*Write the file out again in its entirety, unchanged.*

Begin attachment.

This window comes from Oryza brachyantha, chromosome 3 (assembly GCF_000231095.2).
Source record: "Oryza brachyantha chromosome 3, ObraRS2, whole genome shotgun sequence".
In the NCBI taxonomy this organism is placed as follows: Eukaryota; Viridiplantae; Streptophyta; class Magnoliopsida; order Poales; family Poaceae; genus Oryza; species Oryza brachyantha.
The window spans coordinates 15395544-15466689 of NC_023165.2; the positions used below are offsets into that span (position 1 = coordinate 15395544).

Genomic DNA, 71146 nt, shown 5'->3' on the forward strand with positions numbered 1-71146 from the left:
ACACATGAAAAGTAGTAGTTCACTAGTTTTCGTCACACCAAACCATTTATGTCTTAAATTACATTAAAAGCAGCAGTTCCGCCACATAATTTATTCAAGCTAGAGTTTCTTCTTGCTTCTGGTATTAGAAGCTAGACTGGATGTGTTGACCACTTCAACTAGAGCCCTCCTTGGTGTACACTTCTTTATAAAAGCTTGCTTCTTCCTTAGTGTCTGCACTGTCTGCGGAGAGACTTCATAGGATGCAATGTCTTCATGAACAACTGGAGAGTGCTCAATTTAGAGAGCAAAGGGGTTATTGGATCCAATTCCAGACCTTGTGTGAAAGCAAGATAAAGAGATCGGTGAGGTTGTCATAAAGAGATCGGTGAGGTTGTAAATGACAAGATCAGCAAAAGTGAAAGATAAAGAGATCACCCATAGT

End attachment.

This window comes from Oryza brachyantha, chromosome 3 (assembly GCF_000231095.2).
Source record: "Oryza brachyantha chromosome 3, ObraRS2, whole genome shotgun sequence".
In the NCBI taxonomy this organism is placed as follows: Eukaryota; Viridiplantae; Streptophyta; class Magnoliopsida; order Poales; family Poaceae; genus Oryza; species Oryza brachyantha.
The window spans coordinates 15395544-15466689 of NC_023165.2; the positions used below are offsets into that span (position 1 = coordinate 15395544).

Genomic DNA, 71146 nt, shown 5'->3' on the forward strand with positions numbered 1-71146 from the left:
ACACATGAAAAGTAGTAGTTCACTAGTTTTCGTCACACCAAACCATTTATGTCTTAAATTACATTAAAAGCAGCAGTTCCGCCACATAATTTATTCAAGCTAGAGTTTCTTCTTGCTTCTGGTATTAGAAGCTAGACTGGATGTGTTGACCACTTCAACTAGAGCCCTCCTTGGTGTACACTTCTTTATAAAAGCTTGCTTCTTCCTTAGTGTCTGCACTGTCTGCGGAGAGACTTCATAGGATGCAATGTCTTCATGAACAACTGGAGAGTGCTCAATTTAGAGAGCAAAGGGGTTATTGGATCCAATTCCAGACCTTGTGTGAAAGCAAGATAAAGAGATCGGTGAGGTTGTCATAAAGAGATCGGTGAGGTTGTAAATGACAAGATCAGCAAAAGTGAAAGATAAAGAGATCACCCATAGT